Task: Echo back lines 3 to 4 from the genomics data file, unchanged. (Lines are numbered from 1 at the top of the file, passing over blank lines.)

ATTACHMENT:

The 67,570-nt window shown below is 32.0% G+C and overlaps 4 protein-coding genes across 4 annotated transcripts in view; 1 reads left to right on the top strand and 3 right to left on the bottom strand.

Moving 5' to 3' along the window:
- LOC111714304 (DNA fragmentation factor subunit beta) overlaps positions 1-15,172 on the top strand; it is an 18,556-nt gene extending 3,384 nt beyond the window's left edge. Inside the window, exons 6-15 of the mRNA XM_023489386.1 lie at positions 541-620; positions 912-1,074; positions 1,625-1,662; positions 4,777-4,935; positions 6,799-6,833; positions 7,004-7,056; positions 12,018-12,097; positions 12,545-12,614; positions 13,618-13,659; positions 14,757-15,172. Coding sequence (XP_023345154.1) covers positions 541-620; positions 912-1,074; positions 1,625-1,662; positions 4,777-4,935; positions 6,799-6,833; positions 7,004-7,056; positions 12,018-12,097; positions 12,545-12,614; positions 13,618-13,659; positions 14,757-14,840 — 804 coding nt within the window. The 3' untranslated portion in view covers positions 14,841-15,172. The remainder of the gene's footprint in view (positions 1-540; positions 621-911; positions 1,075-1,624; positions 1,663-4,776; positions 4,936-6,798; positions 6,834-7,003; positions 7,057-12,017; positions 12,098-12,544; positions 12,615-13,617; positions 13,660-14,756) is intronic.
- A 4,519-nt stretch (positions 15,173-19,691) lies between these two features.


- LOC111714304 (DNA fragmentation factor subunit beta) overlaps positions 1-15,172 on the top strand; it is an 18,556-nt gene extending 3,384 nt beyond the window's left edge. Inside the window, exons 6-15 of the mRNA XM_023489386.1 lie at positions 541-620; positions 912-1,074; positions 1,625-1,662; positions 4,777-4,935; positions 6,799-6,833; positions 7,004-7,056; positions 12,018-12,097; positions 12,545-12,614; positions 13,618-13,659; positions 14,757-15,172. Coding sequence (XP_023345154.1) covers positions 541-620; positions 912-1,074; positions 1,625-1,662; positions 4,777-4,935; positions 6,799-6,833; positions 7,004-7,056; positions 12,018-12,097; positions 12,545-12,614; positions 13,618-13,659; positions 14,757-14,840 — 804 coding nt within the window. The 3' untranslated portion in view covers positions 14,841-15,172. The remainder of the gene's footprint in view (positions 1-540; positions 621-911; positions 1,075-1,624; positions 1,663-4,776; positions 4,936-6,798; positions 6,834-7,003; positions 7,057-12,017; positions 12,098-12,544; positions 12,615-13,617; positions 13,660-14,756) is intronic.
- A 4,519-nt stretch (positions 15,173-19,691) lies between these two features.